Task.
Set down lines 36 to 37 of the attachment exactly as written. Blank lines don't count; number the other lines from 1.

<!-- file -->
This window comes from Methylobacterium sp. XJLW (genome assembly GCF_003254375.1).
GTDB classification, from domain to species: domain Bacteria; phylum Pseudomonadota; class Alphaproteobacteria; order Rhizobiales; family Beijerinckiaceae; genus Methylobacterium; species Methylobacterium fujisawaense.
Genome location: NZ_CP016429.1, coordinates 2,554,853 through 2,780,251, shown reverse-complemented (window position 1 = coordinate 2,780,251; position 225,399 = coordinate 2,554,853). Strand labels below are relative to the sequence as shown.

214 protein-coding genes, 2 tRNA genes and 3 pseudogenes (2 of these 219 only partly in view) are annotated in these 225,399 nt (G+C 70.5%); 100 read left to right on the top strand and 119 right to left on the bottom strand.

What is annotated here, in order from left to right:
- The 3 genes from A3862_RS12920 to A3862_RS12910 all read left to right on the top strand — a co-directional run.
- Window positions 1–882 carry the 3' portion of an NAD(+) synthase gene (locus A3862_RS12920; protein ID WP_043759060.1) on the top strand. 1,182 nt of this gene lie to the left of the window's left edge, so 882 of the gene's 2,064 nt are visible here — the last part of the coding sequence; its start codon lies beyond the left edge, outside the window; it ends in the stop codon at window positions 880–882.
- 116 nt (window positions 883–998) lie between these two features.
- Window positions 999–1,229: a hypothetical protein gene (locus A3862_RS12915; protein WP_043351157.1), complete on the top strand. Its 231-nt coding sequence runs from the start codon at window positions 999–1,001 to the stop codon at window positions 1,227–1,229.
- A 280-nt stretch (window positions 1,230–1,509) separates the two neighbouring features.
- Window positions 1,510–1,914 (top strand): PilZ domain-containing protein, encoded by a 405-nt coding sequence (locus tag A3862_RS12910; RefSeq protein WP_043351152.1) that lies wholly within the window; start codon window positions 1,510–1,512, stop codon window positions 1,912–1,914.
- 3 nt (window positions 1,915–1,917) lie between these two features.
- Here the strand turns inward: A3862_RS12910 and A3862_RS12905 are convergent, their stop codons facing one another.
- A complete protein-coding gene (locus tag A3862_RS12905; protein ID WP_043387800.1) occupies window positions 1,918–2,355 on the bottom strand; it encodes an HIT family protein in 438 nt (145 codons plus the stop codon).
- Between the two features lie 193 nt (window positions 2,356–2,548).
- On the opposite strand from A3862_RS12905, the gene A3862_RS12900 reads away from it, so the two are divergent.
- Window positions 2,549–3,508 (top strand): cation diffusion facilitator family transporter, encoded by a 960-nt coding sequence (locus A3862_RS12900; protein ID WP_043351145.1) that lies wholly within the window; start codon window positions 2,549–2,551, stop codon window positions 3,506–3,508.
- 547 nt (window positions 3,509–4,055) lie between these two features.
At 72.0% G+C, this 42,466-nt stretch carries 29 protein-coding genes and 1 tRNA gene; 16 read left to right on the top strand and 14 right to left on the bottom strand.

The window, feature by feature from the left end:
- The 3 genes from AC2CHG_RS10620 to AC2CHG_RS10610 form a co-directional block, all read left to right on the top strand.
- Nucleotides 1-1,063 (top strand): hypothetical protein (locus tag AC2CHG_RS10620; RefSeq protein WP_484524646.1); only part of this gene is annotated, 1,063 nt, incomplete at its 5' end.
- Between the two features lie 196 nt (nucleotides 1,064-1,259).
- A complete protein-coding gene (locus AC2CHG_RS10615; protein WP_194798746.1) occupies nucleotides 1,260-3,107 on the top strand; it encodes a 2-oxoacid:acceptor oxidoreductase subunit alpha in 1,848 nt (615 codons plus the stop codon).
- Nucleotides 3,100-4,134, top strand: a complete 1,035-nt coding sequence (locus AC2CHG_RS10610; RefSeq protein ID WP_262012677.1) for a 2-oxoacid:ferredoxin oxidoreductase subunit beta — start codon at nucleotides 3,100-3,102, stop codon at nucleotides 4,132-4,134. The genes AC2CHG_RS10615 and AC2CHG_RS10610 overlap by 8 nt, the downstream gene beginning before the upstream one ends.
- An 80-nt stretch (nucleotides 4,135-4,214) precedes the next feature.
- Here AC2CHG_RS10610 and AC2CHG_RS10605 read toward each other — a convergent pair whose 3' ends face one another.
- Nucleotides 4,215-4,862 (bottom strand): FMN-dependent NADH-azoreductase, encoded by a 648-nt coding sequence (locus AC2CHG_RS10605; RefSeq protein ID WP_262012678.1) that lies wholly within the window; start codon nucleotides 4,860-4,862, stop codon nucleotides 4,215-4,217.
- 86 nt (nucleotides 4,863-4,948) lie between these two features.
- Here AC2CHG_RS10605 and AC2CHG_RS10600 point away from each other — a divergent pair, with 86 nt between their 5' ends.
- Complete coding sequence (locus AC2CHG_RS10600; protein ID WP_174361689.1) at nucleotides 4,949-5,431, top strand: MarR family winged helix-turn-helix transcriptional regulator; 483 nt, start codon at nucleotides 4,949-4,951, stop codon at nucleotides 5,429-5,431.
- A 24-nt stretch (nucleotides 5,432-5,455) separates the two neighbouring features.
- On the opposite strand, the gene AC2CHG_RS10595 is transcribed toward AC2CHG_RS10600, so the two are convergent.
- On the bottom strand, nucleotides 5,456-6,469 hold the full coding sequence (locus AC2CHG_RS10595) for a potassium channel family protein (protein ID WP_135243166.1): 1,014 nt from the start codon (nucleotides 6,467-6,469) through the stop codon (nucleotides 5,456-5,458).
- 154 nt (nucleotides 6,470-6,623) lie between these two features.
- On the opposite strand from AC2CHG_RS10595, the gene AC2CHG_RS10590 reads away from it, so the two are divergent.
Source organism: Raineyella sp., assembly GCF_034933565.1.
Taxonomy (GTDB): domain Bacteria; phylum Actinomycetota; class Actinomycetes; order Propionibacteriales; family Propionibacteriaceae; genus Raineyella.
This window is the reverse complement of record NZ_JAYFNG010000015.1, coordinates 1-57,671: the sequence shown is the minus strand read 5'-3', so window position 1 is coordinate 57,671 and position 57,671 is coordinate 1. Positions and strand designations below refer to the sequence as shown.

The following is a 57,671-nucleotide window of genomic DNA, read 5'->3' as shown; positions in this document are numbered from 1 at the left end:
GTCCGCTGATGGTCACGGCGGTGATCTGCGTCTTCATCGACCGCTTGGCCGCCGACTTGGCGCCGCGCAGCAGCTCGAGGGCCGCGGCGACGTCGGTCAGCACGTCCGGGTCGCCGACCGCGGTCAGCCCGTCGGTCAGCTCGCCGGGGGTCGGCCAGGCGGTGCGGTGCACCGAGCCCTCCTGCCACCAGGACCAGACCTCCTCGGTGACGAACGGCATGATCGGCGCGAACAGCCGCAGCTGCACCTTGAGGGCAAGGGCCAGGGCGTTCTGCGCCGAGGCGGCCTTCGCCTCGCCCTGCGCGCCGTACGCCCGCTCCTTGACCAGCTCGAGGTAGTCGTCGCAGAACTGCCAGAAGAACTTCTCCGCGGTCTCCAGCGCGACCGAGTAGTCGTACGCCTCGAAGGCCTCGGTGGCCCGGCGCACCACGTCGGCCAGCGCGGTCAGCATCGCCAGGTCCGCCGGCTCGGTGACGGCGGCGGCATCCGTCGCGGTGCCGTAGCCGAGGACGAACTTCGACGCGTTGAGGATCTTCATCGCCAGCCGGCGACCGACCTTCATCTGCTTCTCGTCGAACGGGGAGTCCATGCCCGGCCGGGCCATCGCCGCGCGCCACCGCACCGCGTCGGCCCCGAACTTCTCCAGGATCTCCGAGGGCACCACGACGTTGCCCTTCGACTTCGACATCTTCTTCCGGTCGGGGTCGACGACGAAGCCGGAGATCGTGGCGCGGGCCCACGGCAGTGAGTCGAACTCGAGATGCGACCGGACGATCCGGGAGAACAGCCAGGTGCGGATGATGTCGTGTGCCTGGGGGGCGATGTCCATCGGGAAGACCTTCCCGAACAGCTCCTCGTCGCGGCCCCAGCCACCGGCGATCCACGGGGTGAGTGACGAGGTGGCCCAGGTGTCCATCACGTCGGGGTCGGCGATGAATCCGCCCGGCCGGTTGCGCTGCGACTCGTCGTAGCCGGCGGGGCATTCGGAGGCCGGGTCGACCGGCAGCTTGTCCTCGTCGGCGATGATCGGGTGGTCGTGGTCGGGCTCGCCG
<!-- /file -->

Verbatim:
- On the opposite strand from AC2CHG_RS10595, the gene AC2CHG_RS10590 reads away from it, so the two are divergent.
Source organism: Raineyella sp., assembly GCF_034933565.1.